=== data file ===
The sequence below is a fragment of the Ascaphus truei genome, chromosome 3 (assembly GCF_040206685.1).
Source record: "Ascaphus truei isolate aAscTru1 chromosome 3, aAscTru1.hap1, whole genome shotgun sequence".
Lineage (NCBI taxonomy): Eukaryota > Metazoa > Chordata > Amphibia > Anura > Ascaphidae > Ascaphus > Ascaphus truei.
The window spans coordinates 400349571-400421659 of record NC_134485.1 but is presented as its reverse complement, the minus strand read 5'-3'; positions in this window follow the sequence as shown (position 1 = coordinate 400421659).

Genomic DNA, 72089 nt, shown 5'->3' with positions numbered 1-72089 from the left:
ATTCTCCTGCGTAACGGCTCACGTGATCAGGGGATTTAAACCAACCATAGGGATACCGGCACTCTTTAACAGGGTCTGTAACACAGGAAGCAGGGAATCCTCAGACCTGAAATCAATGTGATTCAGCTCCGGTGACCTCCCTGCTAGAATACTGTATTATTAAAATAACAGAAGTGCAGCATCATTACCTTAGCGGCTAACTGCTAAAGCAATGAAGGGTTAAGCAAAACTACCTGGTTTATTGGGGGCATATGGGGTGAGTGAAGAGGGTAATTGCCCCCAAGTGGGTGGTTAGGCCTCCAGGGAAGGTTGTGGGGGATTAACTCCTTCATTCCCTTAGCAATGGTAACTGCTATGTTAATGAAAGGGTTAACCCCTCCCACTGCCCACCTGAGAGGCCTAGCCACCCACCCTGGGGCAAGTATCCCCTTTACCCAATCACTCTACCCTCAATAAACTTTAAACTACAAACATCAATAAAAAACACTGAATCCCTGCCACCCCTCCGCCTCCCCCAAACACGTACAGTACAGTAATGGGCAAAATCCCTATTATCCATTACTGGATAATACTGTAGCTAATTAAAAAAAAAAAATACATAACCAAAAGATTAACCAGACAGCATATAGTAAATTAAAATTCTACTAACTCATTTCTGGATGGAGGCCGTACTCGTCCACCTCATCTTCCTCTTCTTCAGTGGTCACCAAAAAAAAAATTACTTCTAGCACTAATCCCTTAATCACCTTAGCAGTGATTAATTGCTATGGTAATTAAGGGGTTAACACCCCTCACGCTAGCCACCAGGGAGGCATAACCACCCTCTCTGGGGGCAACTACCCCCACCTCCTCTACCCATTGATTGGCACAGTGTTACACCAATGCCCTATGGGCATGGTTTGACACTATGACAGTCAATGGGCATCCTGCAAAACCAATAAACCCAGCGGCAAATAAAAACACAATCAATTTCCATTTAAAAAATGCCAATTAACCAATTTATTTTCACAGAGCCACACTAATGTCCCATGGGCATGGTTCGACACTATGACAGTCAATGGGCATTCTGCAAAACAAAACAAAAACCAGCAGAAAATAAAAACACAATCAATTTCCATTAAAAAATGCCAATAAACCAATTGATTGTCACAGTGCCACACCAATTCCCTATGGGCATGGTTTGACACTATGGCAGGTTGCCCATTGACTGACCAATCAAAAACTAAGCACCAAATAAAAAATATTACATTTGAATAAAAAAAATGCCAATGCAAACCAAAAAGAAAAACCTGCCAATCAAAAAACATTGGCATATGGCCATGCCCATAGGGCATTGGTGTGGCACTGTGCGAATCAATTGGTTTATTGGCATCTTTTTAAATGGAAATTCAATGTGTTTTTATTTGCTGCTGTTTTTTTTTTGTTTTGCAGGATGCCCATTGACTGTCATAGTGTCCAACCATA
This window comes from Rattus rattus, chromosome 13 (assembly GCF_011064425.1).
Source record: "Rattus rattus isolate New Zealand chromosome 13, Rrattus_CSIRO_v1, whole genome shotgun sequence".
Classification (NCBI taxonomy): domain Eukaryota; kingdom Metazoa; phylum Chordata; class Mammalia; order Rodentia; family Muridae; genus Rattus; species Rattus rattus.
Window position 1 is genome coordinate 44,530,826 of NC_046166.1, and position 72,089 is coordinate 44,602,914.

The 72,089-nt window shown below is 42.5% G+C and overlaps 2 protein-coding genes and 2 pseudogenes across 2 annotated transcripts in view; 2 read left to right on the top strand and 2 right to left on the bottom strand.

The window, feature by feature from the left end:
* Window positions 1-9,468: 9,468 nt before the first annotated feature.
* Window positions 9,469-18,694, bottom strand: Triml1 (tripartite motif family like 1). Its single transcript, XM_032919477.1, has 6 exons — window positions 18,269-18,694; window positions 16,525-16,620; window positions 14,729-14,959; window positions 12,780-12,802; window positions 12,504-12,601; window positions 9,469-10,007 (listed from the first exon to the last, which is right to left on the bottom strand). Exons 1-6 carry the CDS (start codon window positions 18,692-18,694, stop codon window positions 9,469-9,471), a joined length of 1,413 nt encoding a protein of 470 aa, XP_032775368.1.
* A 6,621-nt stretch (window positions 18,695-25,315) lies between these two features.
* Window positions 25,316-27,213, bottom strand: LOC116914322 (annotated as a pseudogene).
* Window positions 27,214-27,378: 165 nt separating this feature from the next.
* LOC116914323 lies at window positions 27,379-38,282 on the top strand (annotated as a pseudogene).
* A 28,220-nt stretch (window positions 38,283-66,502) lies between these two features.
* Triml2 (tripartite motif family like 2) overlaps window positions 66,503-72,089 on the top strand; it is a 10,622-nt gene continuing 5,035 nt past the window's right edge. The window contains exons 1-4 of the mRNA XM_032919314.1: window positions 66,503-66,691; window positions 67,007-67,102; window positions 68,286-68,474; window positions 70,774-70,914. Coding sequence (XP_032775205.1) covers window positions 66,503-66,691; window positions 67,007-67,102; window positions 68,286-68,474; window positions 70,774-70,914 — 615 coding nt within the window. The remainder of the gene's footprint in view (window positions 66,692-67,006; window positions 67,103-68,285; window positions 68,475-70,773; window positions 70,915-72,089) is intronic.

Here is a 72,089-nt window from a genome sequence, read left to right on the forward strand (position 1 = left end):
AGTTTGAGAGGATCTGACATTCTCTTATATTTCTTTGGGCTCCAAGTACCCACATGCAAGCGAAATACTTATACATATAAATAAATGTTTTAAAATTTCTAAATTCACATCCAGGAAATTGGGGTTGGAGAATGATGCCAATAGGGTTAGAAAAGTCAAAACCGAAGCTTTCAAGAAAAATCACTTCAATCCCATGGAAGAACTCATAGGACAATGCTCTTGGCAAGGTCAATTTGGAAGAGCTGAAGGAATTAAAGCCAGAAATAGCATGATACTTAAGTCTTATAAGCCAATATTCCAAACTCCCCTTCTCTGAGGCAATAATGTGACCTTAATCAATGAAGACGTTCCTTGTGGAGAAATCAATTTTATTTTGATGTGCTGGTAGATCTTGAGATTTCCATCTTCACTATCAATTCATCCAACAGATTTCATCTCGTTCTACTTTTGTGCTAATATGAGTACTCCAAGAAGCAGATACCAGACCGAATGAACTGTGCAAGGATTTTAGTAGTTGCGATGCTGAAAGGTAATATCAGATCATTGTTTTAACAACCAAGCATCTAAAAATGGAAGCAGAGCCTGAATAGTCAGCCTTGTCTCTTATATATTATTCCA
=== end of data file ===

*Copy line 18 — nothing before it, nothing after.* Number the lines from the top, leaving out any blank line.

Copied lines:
* LOC116914323 lies at window positions 27,379-38,282 on the top strand (annotated as a pseudogene).